Talent Crunch Forces Firms To Hire ‘Boomerang Employees’
Facing a talent crunch and high workforce churn, corporates are now waking up to hiring 'boomerang employees', or ex-staffers who rejoin a firm -- a trend which is expected to grow by 10 percent next year, according to industry experts.
"Organisations have realised that many of their employees left which may not have been related to the interest levels in either the employer organisation or the role.
"Rather, in most cases, it was a personal situation of the employee or a particular situation at the workplace in spite of the employee having interest in the role, good performance, matching competence and positive attitude to work," CIEL HR Services CEO Aditya Narayan Mishra told PTI.
Hence, the cost of induction and risk of failure in mainstreaming the employee is low in this case, he added.
"We see IT and services sectors are leading the practice of (hiring) boomerang employees. However, retail and engineering sectors are also catching up fast.
"My estimate is that in the last 5 years, growth in this practice has been 100 percent and most visible in mid-level employees," he said.
However, one of the possible failures in re-hiring is when an employee gets back out of desperation, he said, adding at such times the boomerang employee becomes over-confident and this comes in the way of performance.
Echoing a similar view, TeamLease Services Senior Vice President Kunal Sen said this trend has always been there, but has taken off coinciding with the boom of Indian start-ups in the last couple of years, with millennials showing appetite to explore risks.
"IT, followed by FMCG and retail, saw the largest migration of talent to start-ups and is now seeing the largest migration of talent back from start-ups.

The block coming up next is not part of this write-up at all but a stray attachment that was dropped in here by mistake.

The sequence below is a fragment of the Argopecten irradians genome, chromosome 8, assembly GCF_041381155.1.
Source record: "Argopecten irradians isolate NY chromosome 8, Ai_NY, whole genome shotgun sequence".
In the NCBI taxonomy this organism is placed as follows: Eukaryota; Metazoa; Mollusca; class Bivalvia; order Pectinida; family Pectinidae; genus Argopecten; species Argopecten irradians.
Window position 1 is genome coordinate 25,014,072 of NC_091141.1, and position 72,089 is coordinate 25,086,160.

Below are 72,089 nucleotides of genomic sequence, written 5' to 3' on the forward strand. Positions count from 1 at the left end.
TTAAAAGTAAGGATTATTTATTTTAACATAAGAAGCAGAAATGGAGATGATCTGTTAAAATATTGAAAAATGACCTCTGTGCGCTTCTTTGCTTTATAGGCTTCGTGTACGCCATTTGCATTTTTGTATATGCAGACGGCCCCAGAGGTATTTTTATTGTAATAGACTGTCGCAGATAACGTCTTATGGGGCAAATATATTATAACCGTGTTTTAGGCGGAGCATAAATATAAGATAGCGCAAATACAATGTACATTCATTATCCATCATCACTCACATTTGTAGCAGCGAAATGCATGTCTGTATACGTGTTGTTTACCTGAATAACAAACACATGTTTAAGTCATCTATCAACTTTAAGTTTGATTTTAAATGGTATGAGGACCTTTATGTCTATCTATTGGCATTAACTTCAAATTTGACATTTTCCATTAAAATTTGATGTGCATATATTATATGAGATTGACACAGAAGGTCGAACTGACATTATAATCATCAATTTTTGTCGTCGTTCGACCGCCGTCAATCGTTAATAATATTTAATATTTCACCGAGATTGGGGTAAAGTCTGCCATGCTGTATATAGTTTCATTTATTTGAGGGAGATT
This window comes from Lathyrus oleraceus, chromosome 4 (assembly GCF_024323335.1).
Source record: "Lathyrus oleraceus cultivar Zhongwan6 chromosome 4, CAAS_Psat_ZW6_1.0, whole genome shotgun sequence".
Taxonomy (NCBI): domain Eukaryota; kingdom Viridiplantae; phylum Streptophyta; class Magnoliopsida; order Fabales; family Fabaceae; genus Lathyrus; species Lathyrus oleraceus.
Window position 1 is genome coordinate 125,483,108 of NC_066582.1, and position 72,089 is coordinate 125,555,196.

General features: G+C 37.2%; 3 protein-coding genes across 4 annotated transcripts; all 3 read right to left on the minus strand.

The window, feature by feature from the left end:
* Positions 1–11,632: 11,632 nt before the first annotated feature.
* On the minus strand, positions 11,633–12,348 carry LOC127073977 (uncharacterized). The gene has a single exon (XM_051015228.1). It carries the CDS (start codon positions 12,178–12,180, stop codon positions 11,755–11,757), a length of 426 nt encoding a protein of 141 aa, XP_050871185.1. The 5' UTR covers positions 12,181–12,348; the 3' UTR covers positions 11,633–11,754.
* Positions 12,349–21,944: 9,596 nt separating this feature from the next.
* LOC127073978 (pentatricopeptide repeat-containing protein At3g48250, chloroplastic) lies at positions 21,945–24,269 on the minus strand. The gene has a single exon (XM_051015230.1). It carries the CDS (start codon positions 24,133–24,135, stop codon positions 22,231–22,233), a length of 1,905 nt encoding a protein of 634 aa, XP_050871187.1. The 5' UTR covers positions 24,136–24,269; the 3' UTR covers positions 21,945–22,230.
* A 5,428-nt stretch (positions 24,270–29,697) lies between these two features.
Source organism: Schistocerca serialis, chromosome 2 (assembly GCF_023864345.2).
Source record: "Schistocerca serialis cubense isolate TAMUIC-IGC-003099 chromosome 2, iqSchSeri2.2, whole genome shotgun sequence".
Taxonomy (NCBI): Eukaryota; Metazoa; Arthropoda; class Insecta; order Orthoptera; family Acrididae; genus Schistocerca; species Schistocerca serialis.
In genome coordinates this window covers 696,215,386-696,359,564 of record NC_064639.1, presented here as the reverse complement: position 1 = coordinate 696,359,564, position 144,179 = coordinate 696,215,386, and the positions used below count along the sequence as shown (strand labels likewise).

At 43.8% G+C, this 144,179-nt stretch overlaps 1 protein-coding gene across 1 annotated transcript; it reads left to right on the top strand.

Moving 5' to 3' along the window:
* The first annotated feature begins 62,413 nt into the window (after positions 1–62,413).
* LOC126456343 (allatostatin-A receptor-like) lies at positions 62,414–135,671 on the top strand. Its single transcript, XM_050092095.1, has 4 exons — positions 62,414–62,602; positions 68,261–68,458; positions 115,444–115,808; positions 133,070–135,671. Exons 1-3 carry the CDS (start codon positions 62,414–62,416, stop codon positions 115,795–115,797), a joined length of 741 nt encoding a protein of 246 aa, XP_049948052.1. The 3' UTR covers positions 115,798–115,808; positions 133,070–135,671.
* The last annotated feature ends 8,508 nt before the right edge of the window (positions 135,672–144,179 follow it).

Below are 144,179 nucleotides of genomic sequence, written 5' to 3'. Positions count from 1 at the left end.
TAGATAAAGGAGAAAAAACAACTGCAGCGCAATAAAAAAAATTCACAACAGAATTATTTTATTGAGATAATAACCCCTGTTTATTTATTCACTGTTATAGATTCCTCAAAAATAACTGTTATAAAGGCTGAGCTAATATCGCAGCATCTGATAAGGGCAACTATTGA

"Trend is expected to increase in 2017 unless funding situation for start-ups improves... (the trend is) estimated to cross 10 percent," he said.
"Moving from higher to lower risk environment, especially if you need to be financially stable, is one of the motivations for 'boomerang employees'," he opined.
However, Sen said this trend, which is taking place at all levels but more at entry and mid positions, may not be giving many of these employees an opportunity to negotiate their remuneration too much.
Many companies have put in place "re-hire policies" to ensure quality is not compromised, he said.
Executive search company GlobalHunt's Managing Director Sunil Goel said many times it has been observed that such practice does not work as the peer group of these 'boomerang employees' have grown to the next level with internal training and development programmes that makes adjusting to the culture difficult.
Though the market is dynamic, talent crunch remains, so this trend will continue to grow, he said. Also, organisations are growing in size, as earlier the maximum size used to be 500-1,000 professionals, which has now increased to 5,000-10,000, he said.
Moreover, he said, employees in their whole career experience around 4-6 companies and admire 1-2 of those companies where they get maximum excitement in terms of their contribution to work, equation with bosses, people, policy and culture.
"So they prefer to go back because of brand loyalty or they feel this worked best for them and they got maximum opportunity to perform and maintain work-life balance, so it encourages them to go back," he added.